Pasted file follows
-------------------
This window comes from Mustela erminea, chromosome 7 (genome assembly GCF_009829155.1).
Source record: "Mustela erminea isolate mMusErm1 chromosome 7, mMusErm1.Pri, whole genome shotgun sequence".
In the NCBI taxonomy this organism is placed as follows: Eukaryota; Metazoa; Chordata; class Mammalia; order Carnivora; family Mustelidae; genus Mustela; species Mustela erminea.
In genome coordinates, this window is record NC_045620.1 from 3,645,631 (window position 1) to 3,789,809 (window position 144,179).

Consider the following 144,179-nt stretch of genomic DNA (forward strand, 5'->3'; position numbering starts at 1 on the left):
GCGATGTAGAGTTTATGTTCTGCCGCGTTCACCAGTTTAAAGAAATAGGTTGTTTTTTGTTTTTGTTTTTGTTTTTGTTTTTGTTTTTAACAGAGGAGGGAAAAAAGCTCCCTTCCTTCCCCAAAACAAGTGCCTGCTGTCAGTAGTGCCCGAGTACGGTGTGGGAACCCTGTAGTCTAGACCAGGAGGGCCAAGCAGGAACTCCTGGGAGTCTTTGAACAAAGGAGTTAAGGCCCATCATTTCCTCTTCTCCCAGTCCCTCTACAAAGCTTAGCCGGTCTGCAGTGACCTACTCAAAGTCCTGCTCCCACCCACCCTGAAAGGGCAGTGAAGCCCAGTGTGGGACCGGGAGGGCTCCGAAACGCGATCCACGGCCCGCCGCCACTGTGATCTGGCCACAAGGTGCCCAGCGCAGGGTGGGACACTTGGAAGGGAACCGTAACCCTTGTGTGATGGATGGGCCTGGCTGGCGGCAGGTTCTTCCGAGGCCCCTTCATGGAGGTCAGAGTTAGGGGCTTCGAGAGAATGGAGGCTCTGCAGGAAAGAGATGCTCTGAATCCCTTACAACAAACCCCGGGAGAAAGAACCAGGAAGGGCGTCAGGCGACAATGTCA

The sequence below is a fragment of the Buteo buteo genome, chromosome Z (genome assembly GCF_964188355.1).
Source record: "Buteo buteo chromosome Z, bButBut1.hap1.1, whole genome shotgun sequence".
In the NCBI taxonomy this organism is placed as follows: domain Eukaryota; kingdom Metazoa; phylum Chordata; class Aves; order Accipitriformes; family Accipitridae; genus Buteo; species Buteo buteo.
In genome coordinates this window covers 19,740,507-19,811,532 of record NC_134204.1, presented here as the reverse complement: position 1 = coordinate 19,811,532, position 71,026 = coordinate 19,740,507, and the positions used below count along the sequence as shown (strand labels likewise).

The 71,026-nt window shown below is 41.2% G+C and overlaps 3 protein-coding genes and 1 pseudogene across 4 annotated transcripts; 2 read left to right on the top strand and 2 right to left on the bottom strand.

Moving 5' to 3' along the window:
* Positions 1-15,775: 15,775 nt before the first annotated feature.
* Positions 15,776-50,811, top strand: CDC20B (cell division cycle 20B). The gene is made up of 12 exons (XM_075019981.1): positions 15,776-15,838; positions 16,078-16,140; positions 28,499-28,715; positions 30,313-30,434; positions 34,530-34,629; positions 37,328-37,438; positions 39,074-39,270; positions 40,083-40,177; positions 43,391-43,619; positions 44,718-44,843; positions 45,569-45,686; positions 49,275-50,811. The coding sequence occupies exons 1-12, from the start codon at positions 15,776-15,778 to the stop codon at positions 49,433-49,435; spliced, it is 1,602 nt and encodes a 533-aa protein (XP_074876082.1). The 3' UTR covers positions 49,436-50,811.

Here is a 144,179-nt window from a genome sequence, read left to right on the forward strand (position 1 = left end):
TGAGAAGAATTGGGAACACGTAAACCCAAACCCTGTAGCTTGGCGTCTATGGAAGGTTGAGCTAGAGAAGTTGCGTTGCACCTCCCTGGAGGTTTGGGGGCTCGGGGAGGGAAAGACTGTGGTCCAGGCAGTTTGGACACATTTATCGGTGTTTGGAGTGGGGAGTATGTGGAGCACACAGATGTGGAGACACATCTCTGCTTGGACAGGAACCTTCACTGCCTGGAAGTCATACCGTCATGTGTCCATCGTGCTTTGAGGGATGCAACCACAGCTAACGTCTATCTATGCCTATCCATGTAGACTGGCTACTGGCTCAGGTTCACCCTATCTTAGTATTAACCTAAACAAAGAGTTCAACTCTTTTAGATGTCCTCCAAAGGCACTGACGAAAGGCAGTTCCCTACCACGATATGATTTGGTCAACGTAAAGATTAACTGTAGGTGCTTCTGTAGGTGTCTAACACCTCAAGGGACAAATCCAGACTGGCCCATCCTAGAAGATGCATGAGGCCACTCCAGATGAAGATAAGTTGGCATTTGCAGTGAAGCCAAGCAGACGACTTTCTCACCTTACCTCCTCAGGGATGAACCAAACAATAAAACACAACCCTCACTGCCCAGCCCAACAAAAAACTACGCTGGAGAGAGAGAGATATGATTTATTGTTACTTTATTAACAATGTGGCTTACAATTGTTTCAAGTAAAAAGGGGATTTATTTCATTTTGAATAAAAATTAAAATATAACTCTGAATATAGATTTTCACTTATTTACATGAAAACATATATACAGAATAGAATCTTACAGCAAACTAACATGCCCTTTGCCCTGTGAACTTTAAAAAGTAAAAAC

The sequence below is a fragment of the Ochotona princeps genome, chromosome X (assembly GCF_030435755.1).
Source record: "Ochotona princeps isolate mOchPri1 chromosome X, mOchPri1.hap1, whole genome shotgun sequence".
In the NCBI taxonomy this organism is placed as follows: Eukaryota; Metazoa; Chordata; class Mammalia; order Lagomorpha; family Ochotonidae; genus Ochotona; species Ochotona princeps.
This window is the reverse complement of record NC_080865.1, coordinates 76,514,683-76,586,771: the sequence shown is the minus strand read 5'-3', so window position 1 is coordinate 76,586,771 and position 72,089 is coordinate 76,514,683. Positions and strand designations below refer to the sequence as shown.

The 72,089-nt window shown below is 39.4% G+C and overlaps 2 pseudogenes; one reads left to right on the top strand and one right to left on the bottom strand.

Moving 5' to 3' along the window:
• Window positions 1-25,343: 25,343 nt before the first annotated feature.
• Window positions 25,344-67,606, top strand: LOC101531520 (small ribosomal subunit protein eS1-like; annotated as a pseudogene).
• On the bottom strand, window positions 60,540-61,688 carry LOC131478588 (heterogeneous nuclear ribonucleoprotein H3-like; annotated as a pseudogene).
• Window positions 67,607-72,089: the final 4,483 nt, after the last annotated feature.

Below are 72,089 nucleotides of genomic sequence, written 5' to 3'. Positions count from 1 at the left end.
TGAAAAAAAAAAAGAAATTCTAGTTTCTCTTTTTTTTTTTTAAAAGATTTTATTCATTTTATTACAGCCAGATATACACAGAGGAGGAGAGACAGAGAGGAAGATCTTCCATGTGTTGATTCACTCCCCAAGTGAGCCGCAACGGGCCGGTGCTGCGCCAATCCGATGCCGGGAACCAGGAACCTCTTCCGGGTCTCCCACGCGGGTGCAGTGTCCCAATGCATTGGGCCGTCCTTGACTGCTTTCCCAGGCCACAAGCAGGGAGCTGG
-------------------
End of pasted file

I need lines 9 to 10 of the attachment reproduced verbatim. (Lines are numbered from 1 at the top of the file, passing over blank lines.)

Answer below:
In the NCBI taxonomy this organism is placed as follows: domain Eukaryota; kingdom Metazoa; phylum Chordata; class Aves; order Accipitriformes; family Accipitridae; genus Buteo; species Buteo buteo.
In genome coordinates this window covers 19,740,507-19,811,532 of record NC_134204.1, presented here as the reverse complement: position 1 = coordinate 19,811,532, position 71,026 = coordinate 19,740,507, and the positions used below count along the sequence as shown (strand labels likewise).